On 18 May 1944, the Soviet NKVD began the systematic round up and deportation of nearly the entire Crimean Tatar population from their ancestral homeland to Uzbekistan and the Urals. Early in the morning armed troops of the NKVD started knocking on the doors of Crimean Tatar houses and informing the inhabitants that they were to be deported. The official explanation given for this mass uprooting of women, children, elderly, Red Army veterans and even members of the Communist Party was the false claim that the Crimean Tatar nationality had collectively betrayed the Soviet Union and collaborated with the Nazi occupiers. The Soviet government did not repeal the last legal vestiges of this false charge until 7 March 1991 (Bugai, pp. 16-18). The authorities gave the deportees only a short period of time to pack. They had to abandon the vast majority of their movable as well as immovable property. Even more importantly they lost access to the natural and cultural resources of their national homeland.
On the first day of the operation, the Soviet security organs took 90,000 people to train stations of which 48,400 began their journey eastward (Bugai, doc. 11, p. 138). The following day the number of Crimean Tatars transported to rail stations increased to 165,515 of which 136,412 had been loaded onto train echelons bound for Uzbekistan (Bugai, doc. 12, p. 138). Finally on 20 May 1944, the NKVD completed the operation. They reported loading a total of 180,014 Crimean Tatars into 67 train echelons of which 63 with 173,287 deportees were already on their way to their new destinations (Bugai, doc. 13, pp. 138-139). On the same day the NKVD also reported mobilizing 11,000 Crimean Tatar men for forced labor, bringing the total number of Crimean Tatars removed from Crimea to 191,014 (Ibid.). A total of 23,000 soldiers and officers of the internal troops of the NKVD and 9,000 operative workers of the NKVD-NKGB participated in this operation (Bugai, doc. 21, p. 144). The NKVD succeeded in ethnically cleansing Crimea of its indigenous population in a mere three days.
The NKVD transported the Crimean Tatars in overcrowded and filthy train wagons to desolate areas of Uzbekistan and the Urals. They lacked sufficient food, water, medicine and hygiene to maintain their health. Many fell ill and thousands perished on the journey. By 4 July 1944, a total of 151,604 Crimean Tatars had arrived in Uzbekistan and 31,551 in the Urals (Bugai, doc. 20, p. 144 and doc. 16, p. 140). In these new locations they lived and worked under special settlement restrictions. Due to a lack of sufficient food, housing and medical care in the face of a severe malaria epidemic thousands died shortly after arriving in Uzbekistan. In the first eight months of exile in Uzbekistan a recorded total of 13,592 Crimean Tatars or 9.1% of the total population perished (Ibragimov, doc. 26, p. 68). The following year another 13,183 Crimean Tatar special settlers died in Uzbekistan bringing the death toll for the first twenty months up to 26,775 people or 17.8% of the population initially deported to Central Asia (Ibid.). This catastrophic loss of life occurred as a direct result of the deportation of the Crimean Tatars to regions which the Soviet government knew were suffering from a malaria epidemic and had insufficient extra housing, food and most importantly anti-malarial drugs to prevent mass deaths among the deportees.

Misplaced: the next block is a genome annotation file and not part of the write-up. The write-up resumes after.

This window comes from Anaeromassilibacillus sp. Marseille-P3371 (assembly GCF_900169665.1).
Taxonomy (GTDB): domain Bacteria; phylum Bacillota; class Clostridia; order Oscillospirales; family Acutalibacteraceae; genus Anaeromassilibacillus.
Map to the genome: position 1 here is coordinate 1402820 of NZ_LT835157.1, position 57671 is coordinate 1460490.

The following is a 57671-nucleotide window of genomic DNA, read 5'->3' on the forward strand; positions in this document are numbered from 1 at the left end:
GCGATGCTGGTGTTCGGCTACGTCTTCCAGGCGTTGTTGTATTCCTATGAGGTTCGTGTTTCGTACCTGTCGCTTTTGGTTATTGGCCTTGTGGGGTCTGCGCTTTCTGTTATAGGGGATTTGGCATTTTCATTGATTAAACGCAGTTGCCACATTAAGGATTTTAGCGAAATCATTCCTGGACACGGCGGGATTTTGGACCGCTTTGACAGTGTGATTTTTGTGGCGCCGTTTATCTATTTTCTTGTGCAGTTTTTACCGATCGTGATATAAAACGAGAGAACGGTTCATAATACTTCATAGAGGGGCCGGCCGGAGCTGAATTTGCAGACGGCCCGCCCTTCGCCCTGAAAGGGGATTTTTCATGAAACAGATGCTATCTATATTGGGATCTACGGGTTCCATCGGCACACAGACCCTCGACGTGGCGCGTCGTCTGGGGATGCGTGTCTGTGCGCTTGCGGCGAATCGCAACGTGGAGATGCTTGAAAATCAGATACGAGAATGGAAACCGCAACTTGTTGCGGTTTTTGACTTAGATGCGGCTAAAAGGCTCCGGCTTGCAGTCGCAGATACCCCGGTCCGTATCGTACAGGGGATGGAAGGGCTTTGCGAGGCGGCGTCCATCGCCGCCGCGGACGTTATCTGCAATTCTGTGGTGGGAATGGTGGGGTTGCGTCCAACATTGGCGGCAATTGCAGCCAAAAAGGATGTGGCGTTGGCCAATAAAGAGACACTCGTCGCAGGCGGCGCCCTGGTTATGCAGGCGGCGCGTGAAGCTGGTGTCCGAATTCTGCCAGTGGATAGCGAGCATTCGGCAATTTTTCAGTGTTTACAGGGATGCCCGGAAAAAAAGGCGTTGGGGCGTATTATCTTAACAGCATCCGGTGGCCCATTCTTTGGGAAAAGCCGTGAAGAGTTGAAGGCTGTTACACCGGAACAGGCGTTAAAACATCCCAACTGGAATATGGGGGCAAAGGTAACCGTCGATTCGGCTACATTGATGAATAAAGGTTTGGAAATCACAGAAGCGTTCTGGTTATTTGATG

Stalin's ethnic cleansing of the Crimean Tatars 65 years ago represents one of the worst violations of national and human rights during the 20th century. The Soviet regime deprived an entire nation of its homeland and reduced them to a caste of helot laborers under extremely punitive conditions. Indeed the material conditions of the Crimean Tatar special settlers proved to be lethal and decimated the population in Uzbekistan in less than a year. Please join with me and others for a moment of silence at noon, 18 May 2009 where ever you are to remember the victims of this crime against humanity.
Bugai, N.F., ed., Iosif Stalin – Lavrentiiu Berii. “Ikh nado deportirovat’,” Dokumenty, fakty kommentarii (Moscow: Druzhba narodov, 1992).
Ibragimov, Ayder, ed., Krimskii studii: Informatsiini biuletin, no. 5-6, September-November 2000.
For more information on the deportation of the Crimean Tatars see the following posts from 2006 and 2007.
Monday, May 18, 2009
Subscribe to: Post Comments (Atom)
What you write is very, very sobering. I read it too late to take a moment of silence at noon but will think of the waste of human capital that Stalin capriciously disposed of with reckless abandon. What was he and others of the Soviet elite thinking? Genocide!!!
Post a Comment